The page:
Launched in April 2004, Oral History Online (ORHI) has undertaken the daunting task of indexing English language oral histories from collections and repositories all over the world. Among many excited oral historians, Michael Frisch and his colleagues wrote that ORHI, “… offers a rich mix in both cataloging and indexing tools, and has real power in this regard.”1 Updated quarterly, the initial 7,000 interviews from 850 collections has grown to 18,421 interviews from over 2,700 collections, many with full text transcriptions and indexes greater than 4,200 audio and video files.
Search: Users are able to search using several tools. Subscribers may browse the Table of Contents, divided into “Repositories,” “Collections,” “Interviews,” “Date,” “Places,” “Historical Events,” and “All Subjects,” which allows for serendipitous discoveries. Under the “Find Collections” tab, users can search through metadata to find collections relevant to their interests. The “Find Interviews” tab provides the same functionality for interviews, with the option to keyword search full-text where available. The results of these searches are not always fully accessible through the database. Some interviews link to external sources and some are housed within repositories or collections which themselves require subscriptions or for the researcher to physically visit the archive.
Digitization of Material: Oral History Online does not digitize any material. Rather, the database indexes records of previously digitized interviews housed by other institutions. Where possible, ORHI provides full-text transcriptions and links to audio and visual material; none of these resources were produced by ORHI, thus copyright of the material belongs to the home institutions.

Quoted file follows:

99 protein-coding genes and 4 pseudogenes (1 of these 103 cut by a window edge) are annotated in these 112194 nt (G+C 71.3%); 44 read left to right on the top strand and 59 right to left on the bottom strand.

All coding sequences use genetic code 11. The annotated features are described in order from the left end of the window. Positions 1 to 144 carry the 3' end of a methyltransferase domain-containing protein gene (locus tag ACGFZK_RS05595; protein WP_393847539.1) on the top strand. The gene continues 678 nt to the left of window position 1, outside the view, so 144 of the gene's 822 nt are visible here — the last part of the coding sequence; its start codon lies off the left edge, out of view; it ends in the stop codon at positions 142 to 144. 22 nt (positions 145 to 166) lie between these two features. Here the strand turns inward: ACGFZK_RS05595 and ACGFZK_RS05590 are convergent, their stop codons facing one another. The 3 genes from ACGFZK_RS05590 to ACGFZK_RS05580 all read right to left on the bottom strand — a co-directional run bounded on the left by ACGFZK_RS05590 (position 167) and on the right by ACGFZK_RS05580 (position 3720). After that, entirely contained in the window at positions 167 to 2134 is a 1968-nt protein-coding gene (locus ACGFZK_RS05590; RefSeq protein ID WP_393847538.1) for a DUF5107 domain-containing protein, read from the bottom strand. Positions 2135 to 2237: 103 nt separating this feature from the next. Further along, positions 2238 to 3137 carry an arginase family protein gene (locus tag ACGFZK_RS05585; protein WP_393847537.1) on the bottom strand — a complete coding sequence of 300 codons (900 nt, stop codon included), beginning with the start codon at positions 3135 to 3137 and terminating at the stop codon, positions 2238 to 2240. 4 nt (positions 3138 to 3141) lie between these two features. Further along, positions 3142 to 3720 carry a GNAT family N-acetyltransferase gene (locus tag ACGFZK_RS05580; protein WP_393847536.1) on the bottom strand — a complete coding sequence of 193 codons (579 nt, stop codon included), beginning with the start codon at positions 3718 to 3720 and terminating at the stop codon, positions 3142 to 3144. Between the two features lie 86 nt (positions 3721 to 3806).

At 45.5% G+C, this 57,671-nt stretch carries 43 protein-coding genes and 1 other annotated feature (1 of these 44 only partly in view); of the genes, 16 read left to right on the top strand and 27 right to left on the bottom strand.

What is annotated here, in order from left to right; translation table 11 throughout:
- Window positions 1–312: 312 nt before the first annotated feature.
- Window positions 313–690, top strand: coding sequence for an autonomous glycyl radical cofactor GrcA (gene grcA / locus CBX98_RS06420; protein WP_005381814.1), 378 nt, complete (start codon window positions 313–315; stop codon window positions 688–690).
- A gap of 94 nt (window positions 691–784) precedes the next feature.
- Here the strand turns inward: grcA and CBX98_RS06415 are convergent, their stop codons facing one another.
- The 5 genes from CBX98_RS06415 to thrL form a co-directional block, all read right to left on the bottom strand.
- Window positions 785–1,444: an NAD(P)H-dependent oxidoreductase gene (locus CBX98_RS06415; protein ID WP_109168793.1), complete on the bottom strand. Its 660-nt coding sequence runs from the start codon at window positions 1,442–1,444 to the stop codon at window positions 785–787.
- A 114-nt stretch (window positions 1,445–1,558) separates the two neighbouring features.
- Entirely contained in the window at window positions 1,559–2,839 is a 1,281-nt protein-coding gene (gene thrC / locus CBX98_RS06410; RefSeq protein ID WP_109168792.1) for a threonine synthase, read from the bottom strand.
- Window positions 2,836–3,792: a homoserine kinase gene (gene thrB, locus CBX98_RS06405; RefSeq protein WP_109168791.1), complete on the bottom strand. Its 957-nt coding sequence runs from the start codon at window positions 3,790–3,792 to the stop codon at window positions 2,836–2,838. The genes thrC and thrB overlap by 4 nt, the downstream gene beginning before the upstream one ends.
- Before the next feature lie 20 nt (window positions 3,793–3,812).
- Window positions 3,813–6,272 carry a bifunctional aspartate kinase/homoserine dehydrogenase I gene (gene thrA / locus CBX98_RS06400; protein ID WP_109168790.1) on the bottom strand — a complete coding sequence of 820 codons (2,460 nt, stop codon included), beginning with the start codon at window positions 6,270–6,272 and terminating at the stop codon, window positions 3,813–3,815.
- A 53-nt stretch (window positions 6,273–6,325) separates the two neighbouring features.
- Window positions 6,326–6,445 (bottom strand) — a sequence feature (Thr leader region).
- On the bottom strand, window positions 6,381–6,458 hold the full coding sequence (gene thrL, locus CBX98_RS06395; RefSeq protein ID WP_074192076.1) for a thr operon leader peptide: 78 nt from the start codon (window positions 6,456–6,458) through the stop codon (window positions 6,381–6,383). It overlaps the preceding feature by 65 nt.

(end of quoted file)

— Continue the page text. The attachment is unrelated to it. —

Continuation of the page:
Date Range: 1930-2008
Publisher: Alexander Street Press
Publisher About Page: http://alexanderstreet.com/products/oral-history-online
Object Type: Oral Histories, Transcriptions, Audio, Video
Location of Original Material: Various repositories and collections, public and private, throughout the world.
Exportable Image: Not applicable
Facsimile Image: Not applicable
Full Text Searchable: Yes
Titles List Links:
Original Catalog: Various. The original catalogs are house in the collections and repositories Oral History Online has drawn from which can be found under the “Repositories” and “Collections” tabs under the “Table of Contents”.
Digitized from Microfilm: No. Many interviews were digitized from interview tapes and records. Some were born digital.
Original Sources: The collections and repositories ORHI indexes. These range from repositories at major institutes such as universities and museums to collections of small communities.
Frisch, Michael, Jennifer Abraham, Jeff Suchanek, and Pamela Dean. “Oral History Online.” The Oral History Review 32, no. 2 (2005): 89-100. JSTOR: http://www.jstor.org/stable/3675745.
Speer, L.K. “Oral History Online.” Choice Reviews vol. 43 no. 12 (2006). Choice Reviews: http://choicereviews.org.mutex.gmu.edu/review/10.5860/CHOICE.43Sup-0579
Henson, Pamela M. “Oral History Online.” The Journal of American History 92, no. 1 (2005): 32. JSTOR: http://www.jstor.org/stable/3660698
LaGuardia, Cheryl. “ORAL HISTORY ONLINE.” Library Journal 129, no. 10 (June 2004): 39-40. Education Research Complete, EBSCOhost: http://mutex.gmu.edu/login?url=http://search.ebscohost.com/login.aspx?direct=true&db=ehh&AN=13280458&site=ehost-live
Alexander Street offers institutional and personal access through subscription. Pricing in negotiated on a case-by-case basis and is not advertised.2 A free 30-day trail is available.
Info from Publisher:
Copyright: Users should be aware that much of ORHI’s content is not public domain and that copy right may be owned by the indexed institutions- and in many cases those institutions do not own the copyright. Under the “Details” of individual interviews there is occasionally a “Restrictions” field that describes the copy right status of the item.
Accessing Interviews: ORHI is a powerful discovery tool, however the database often does not offer direct access to indexed interviews. Where possible, audio files, full-text transcriptions and video are accessible, but much of the content is exclusively housed in the original repositories and catalogs.
The “Details” tab of interviews supplies the metadata necessary for major citation styles such as MLA, APA and Chicago. In addition to citing the interview itself, be sure to cite Oral History Online as well.
1 “Oral History Online,” Frisch, Michael, Jennifer Abraham, Jeff Suchanek, and Pamela Dean. The Oral History Review 32, no. 2 (2005): 90.JSTOR: http://www.jstor.org/stable/3675745.
2 According to L.K. Speer’s 2006 Choice Reviews article, subscriptions run between $350 and $3,990. See citation under “Reviews.”
NOTE: The format for this review used Beyond Citation: http://www.beyondcitation.org/ as a template.